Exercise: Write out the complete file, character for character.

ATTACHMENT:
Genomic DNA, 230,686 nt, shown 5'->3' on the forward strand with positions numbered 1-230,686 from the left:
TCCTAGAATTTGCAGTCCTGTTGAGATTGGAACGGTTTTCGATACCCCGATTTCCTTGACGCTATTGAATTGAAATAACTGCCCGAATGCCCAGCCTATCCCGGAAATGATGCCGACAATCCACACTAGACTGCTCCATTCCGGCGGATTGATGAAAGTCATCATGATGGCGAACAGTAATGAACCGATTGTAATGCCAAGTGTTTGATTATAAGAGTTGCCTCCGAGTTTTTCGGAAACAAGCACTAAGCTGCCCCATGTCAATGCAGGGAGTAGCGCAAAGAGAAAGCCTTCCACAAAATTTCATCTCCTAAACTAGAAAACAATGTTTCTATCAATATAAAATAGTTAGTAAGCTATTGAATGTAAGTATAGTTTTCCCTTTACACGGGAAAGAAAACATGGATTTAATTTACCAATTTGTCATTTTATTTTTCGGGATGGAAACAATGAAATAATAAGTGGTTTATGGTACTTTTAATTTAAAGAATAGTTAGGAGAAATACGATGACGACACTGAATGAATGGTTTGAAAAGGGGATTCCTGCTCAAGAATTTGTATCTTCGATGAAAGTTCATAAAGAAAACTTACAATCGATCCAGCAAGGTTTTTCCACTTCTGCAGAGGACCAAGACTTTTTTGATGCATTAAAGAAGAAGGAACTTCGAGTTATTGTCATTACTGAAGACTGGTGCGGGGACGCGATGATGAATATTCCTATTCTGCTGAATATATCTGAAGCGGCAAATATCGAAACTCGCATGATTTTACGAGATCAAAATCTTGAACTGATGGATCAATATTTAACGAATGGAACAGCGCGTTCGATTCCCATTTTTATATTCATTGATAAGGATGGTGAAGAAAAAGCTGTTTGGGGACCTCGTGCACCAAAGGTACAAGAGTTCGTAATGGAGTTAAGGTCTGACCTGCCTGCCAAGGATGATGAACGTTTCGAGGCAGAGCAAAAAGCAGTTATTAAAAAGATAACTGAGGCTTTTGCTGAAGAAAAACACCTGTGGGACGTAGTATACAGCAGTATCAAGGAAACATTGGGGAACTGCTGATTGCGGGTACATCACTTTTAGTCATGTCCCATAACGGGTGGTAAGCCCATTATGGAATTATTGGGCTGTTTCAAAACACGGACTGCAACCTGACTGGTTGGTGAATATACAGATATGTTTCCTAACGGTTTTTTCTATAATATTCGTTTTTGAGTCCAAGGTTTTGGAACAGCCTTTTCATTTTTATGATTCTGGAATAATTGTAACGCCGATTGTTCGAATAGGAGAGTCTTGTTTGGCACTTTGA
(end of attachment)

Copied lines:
Genomic DNA, 230,686 nt, shown 5'->3' on the forward strand with positions numbered 1-230,686 from the left:
TCCTAGAATTTGCAGTCCTGTTGAGATTGGAACGGTTTTCGATACCCCGATTTCCTTGACGCTATTGAATTGAAATAACTGCCCGAATGCCCAGCCTATCCCGGAAATGATGCCGACAATCCACACTAGACTGCTCCATTCCGGCGGATTGATGAAAGTCATCATGATGGCGAACAGTAATGAACCGATTGTAATGCCAAGTGTTTGATTATAAGAGTTGCCTCCGAGTTTTTCGGAAACAAGCACTAAGCTGCCCCATGTCAATGCAGGGAGTAGCGCAAAGAGAAAGCCTTCCACAAAATTTCATCTCCTAAACTAGAAAACAATGTTTCTATCAATATAAAATAGTTAGTAAGCTATTGAATGTAAGTATAGTTTTCCCTTTACACGGGAAAGAAAACATGGATTTAATTTACCAATTTGTCATTTTATTTTTCGGGATGGAAACAATGAAATAATAAGTGGTTTATGGTACTTTTAATTTAAAGAATAGTTAGGAGAAATACGATGACGACACTGAATGAATGGTTTGAAAAGGGGATTCCTGCTCAAGAATTTGTATCTTCGATGAAAGTTCATAAAGAAAACTTACAATCGATCCAGCAAGGTTTTTCCACTTCTGCAGAGGACCAAGACTTTTTTGATGCATTAAAGAAGAAGGAACTTCGAGTTATTGTCATTACTGAAGACTGGTGCGGGGACGCGATGATGAATATTCCTATTCTGCTGAATATATCTGAAGCGGCAAATATCGAAACTCGCATGATTTTACGAGATCAAAATCTTGAACTGATGGATCAATATTTAACGAATGGAACAGCGCGTTCGATTCCCATTTTTATATTCATTGATAAGGATGGTGAAGAAAAAGCTGTTTGGGGACCTCGTGCACCAAAGGTACAAGAGTTCGTAATGGAGTTAAGGTCTGACCTGCCTGCCAAGGATGATGAACGTTTCGAGGCAGAGCAAAAAGCAGTTATTAAAAAGATAACTGAGGCTTTTGCTGAAGAAAAACACCTGTGGGACGTAGTATACAGCAGTATCAAGGAAACATTGGGGAACTGCTGATTGCGGGTACATCACTTTTAGTCATGTCCCATAACGGGTGGTAAGCCCATTATGGAATTATTGGGCTGTTTCAAAACACGGACTGCAACCTGACTGGTTGGTGAATATACAGATATGTTTCCTAACGGTTTTTTCTATAATATTCGTTTTTGAGTCCAAGGTTTTGGAACAGCCTTTTCATTTTTATGATTCTGGAATAATTGTAACGCCGATTGTTCGAATAGGAGAGTCTTGTTTGGCACTTTGA